C - main() Function Arguments

Introduction

The following code accesses the command line parameters.

#include <stdio.h> 

int main(int argc, char *argv[]) 
{ 
      if(argc>1) 
          printf("Greetings, %s!\n",argv[1]); 
      return(0); 
} 

The main() function now shows its two arguments, argc and *argv[].

It uses the int value argc to determine whether any additional items were typed after the program name at the command prompt.

It uses the string value (char array) argv[1] to display the first item after the program name at the command prompt.

You can run the program like this:

Main i1 

The code uses only the first command-line argument, so if you type more, they're ignored.

In the preceding line, only i1's name appears in the output.

When you don't plan on your program accepting any command line arguments, you can leave the main() function's parentheses empty. Like this:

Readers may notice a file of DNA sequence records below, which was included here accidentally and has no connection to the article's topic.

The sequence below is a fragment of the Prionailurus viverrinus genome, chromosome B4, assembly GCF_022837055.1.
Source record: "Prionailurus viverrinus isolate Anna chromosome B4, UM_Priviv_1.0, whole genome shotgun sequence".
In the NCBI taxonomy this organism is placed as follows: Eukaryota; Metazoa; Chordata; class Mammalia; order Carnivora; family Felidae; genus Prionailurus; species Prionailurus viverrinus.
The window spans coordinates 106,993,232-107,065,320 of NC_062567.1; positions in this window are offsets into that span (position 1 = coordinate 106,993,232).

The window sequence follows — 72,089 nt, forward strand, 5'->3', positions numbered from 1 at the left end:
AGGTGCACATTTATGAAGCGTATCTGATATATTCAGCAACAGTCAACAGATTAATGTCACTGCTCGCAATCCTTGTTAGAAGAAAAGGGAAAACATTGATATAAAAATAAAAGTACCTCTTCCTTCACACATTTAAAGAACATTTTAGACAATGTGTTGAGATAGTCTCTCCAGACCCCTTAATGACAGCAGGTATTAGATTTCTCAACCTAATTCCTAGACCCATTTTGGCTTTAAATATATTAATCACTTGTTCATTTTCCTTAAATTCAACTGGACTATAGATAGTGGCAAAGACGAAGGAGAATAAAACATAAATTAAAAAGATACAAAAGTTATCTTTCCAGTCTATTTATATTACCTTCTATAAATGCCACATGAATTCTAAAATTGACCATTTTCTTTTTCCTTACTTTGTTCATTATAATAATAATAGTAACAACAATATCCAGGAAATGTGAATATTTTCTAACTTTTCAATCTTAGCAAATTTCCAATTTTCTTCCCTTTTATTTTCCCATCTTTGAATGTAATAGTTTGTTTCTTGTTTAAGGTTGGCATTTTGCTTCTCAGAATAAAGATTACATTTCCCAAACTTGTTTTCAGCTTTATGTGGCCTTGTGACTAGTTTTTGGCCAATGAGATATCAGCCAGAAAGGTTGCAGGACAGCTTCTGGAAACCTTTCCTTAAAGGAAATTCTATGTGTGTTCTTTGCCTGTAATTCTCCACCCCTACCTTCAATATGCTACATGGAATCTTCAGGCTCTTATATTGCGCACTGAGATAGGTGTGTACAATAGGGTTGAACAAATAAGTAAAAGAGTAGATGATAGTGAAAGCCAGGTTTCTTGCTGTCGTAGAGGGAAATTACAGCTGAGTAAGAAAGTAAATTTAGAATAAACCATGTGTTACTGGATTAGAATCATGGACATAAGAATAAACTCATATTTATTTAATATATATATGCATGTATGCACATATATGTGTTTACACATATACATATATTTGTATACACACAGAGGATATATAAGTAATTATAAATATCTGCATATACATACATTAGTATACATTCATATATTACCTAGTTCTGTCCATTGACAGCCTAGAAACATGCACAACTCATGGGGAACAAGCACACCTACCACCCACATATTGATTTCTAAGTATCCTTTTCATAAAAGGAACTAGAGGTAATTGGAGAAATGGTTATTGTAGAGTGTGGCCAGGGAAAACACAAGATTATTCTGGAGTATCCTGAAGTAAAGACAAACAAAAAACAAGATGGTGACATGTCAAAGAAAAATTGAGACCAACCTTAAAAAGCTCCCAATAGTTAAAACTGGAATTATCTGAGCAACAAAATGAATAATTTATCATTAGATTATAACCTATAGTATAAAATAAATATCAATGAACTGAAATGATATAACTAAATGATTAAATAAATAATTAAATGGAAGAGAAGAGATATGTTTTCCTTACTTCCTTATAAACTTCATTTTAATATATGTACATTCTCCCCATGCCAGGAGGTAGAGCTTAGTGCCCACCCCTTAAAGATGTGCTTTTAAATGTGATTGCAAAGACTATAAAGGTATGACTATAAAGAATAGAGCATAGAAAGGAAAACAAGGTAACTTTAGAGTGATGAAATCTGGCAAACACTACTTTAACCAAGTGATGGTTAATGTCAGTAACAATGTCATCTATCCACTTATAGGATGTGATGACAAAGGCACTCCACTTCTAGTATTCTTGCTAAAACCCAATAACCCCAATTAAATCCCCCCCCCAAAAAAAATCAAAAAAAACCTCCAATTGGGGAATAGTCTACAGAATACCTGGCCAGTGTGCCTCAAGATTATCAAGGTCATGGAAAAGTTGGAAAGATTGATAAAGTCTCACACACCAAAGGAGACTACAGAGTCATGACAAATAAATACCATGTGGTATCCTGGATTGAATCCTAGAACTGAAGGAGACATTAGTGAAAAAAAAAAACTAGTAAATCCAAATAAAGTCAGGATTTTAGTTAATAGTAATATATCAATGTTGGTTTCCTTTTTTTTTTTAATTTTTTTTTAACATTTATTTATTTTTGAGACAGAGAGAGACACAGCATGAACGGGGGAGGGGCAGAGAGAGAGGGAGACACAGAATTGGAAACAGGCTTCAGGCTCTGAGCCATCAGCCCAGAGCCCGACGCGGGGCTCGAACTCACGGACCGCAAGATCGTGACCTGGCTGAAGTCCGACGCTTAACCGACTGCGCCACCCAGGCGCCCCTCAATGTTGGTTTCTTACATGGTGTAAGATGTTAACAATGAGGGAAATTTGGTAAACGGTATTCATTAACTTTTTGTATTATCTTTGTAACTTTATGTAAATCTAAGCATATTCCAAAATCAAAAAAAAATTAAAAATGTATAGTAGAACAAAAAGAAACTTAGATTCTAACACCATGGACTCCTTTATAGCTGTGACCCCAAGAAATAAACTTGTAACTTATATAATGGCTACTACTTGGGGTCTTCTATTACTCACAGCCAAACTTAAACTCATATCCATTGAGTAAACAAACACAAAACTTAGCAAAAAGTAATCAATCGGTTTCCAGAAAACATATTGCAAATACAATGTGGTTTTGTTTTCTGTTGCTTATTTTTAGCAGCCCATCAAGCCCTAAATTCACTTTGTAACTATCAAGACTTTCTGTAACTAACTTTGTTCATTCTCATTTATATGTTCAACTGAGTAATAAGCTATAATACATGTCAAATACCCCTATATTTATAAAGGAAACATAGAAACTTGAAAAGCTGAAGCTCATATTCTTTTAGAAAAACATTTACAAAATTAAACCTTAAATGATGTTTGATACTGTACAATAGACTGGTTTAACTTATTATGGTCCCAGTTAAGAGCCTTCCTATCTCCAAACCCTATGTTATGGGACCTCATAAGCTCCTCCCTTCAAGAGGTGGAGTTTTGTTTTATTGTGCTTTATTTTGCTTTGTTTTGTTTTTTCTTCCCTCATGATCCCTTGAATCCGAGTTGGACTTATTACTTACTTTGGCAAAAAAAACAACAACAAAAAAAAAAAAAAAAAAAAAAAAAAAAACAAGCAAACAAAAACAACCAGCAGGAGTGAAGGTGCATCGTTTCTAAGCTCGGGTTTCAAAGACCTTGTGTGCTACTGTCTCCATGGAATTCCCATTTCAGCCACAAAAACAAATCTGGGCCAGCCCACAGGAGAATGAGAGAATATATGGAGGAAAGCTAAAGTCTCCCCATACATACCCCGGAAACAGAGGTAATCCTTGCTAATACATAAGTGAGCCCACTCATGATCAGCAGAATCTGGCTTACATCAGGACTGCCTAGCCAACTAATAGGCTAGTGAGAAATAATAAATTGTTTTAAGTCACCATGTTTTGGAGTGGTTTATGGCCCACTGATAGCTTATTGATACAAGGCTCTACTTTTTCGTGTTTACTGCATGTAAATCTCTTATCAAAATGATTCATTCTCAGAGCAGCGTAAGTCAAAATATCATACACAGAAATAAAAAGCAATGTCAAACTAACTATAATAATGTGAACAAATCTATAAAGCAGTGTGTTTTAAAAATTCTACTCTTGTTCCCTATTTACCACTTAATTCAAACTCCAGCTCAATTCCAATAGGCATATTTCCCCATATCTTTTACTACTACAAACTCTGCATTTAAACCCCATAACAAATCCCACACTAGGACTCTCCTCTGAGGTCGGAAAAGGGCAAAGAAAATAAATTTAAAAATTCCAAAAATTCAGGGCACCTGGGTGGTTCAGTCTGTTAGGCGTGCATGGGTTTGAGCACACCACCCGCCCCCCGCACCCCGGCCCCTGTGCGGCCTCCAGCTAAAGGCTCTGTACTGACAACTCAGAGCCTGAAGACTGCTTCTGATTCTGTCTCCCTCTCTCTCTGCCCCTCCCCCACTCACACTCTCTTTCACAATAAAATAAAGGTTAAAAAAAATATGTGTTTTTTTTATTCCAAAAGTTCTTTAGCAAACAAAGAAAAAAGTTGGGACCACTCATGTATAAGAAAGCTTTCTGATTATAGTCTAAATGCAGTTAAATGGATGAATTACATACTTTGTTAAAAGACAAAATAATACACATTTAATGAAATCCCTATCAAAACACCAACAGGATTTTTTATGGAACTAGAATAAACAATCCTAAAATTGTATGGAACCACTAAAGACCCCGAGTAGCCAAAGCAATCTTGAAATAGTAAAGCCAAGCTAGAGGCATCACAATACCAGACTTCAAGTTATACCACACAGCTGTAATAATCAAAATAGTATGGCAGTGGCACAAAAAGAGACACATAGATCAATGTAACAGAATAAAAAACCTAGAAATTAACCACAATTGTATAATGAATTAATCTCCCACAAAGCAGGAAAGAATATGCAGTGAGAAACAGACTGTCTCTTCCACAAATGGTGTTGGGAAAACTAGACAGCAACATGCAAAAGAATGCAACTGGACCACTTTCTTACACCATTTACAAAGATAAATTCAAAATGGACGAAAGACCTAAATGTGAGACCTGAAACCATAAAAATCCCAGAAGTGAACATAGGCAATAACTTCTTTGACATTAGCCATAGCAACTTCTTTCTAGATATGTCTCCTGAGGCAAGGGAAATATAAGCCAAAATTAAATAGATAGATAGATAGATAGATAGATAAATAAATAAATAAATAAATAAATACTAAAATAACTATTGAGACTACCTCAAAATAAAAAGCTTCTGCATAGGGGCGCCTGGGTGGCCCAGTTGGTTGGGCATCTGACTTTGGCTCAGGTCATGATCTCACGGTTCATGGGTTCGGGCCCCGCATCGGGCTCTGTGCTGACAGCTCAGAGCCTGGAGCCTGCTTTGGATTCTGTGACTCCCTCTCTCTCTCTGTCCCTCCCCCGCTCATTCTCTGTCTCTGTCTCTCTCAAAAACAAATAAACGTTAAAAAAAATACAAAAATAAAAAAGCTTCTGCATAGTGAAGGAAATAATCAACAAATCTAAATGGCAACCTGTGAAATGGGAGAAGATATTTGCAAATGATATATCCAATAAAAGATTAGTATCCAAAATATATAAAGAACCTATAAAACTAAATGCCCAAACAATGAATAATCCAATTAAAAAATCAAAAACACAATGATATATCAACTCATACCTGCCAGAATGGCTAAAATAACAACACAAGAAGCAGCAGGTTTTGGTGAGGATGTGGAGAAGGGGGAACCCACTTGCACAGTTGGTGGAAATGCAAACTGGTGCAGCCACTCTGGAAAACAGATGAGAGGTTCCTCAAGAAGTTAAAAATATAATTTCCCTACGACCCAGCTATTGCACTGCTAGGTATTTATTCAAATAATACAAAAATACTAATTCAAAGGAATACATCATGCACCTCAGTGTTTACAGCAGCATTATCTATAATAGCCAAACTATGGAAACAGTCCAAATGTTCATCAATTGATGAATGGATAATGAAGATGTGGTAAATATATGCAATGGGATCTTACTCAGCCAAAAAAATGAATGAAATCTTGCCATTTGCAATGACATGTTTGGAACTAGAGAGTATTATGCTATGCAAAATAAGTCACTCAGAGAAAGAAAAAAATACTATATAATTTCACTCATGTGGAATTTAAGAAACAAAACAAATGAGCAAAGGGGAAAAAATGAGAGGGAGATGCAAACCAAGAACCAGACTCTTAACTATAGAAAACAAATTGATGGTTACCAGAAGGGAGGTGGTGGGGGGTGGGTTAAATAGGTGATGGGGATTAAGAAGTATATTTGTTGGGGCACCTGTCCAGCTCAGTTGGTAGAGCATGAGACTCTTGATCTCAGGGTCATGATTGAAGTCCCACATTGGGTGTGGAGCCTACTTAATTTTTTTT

int main() 

When arguments are used in your code, they must be declared.

int main(int argc, char *argv[]) 

argc is the argument count value. It's an integer that ranges from 1 through how many items were typed after the program name at the command prompt.

*argv[] is an array of char pointers. You can think of it as an array of strings.

The following code counts the number of arguments typed at the command line. That value, argc, is displayed.

Demo

#include <stdio.h> 

int main(int argc, char *argv[]) 
{ 
    printf("You typed %d arguments.\n",argc); 
    return(0); //from  w  w w.  ja v  a 2  s  . c  o m
}

Result

The main() function receives information about the command-line argument directly from the operating system.

The command line is evaluated, and arguments are tallied and referenced.

The program name itself is considered the first argument. You can prove it by adding a single line to the code:

printf("That argument is %s.\n",argv[0]); 

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